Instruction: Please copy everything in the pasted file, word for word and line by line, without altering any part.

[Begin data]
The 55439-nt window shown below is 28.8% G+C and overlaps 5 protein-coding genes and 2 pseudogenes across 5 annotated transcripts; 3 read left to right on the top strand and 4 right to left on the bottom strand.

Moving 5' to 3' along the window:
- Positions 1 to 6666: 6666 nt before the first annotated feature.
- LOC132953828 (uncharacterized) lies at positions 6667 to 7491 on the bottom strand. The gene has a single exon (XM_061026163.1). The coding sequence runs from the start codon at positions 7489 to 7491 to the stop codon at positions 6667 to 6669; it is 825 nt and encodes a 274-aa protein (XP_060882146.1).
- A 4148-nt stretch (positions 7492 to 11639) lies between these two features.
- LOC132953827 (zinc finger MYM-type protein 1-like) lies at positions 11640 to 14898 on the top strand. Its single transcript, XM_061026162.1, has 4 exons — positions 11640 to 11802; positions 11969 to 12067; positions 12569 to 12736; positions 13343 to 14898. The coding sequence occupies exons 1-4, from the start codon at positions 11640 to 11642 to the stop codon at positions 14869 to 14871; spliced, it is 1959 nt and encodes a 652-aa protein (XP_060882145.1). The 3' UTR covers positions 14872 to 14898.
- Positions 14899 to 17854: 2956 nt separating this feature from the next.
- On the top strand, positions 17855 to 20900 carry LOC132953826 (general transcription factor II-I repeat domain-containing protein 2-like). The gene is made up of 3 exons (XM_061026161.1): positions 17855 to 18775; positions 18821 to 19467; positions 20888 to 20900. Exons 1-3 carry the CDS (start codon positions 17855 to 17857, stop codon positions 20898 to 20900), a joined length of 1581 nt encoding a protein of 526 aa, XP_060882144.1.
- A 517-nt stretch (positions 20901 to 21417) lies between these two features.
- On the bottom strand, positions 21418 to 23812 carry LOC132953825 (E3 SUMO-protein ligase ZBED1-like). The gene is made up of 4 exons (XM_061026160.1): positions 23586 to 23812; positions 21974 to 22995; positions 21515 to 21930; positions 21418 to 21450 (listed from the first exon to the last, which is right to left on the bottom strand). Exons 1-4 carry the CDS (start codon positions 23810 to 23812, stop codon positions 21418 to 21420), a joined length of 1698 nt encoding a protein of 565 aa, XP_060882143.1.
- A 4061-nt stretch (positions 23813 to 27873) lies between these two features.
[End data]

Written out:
The 55439-nt window shown below is 28.8% G+C and overlaps 5 protein-coding genes and 2 pseudogenes across 5 annotated transcripts; 3 read left to right on the top strand and 4 right to left on the bottom strand.

Moving 5' to 3' along the window:
- Positions 1 to 6666: 6666 nt before the first annotated feature.
- LOC132953828 (uncharacterized) lies at positions 6667 to 7491 on the bottom strand. The gene has a single exon (XM_061026163.1). The coding sequence runs from the start codon at positions 7489 to 7491 to the stop codon at positions 6667 to 6669; it is 825 nt and encodes a 274-aa protein (XP_060882146.1).
- A 4148-nt stretch (positions 7492 to 11639) lies between these two features.
- LOC132953827 (zinc finger MYM-type protein 1-like) lies at positions 11640 to 14898 on the top strand. Its single transcript, XM_061026162.1, has 4 exons — positions 11640 to 11802; positions 11969 to 12067; positions 12569 to 12736; positions 13343 to 14898. The coding sequence occupies exons 1-4, from the start codon at positions 11640 to 11642 to the stop codon at positions 14869 to 14871; spliced, it is 1959 nt and encodes a 652-aa protein (XP_060882145.1). The 3' UTR covers positions 14872 to 14898.
- Positions 14899 to 17854: 2956 nt separating this feature from the next.
- On the top strand, positions 17855 to 20900 carry LOC132953826 (general transcription factor II-I repeat domain-containing protein 2-like). The gene is made up of 3 exons (XM_061026161.1): positions 17855 to 18775; positions 18821 to 19467; positions 20888 to 20900. Exons 1-3 carry the CDS (start codon positions 17855 to 17857, stop codon positions 20898 to 20900), a joined length of 1581 nt encoding a protein of 526 aa, XP_060882144.1.
- A 517-nt stretch (positions 20901 to 21417) lies between these two features.
- On the bottom strand, positions 21418 to 23812 carry LOC132953825 (E3 SUMO-protein ligase ZBED1-like). The gene is made up of 4 exons (XM_061026160.1): positions 23586 to 23812; positions 21974 to 22995; positions 21515 to 21930; positions 21418 to 21450 (listed from the first exon to the last, which is right to left on the bottom strand). Exons 1-4 carry the CDS (start codon positions 23810 to 23812, stop codon positions 21418 to 21420), a joined length of 1698 nt encoding a protein of 565 aa, XP_060882143.1.
- A 4061-nt stretch (positions 23813 to 27873) lies between these two features.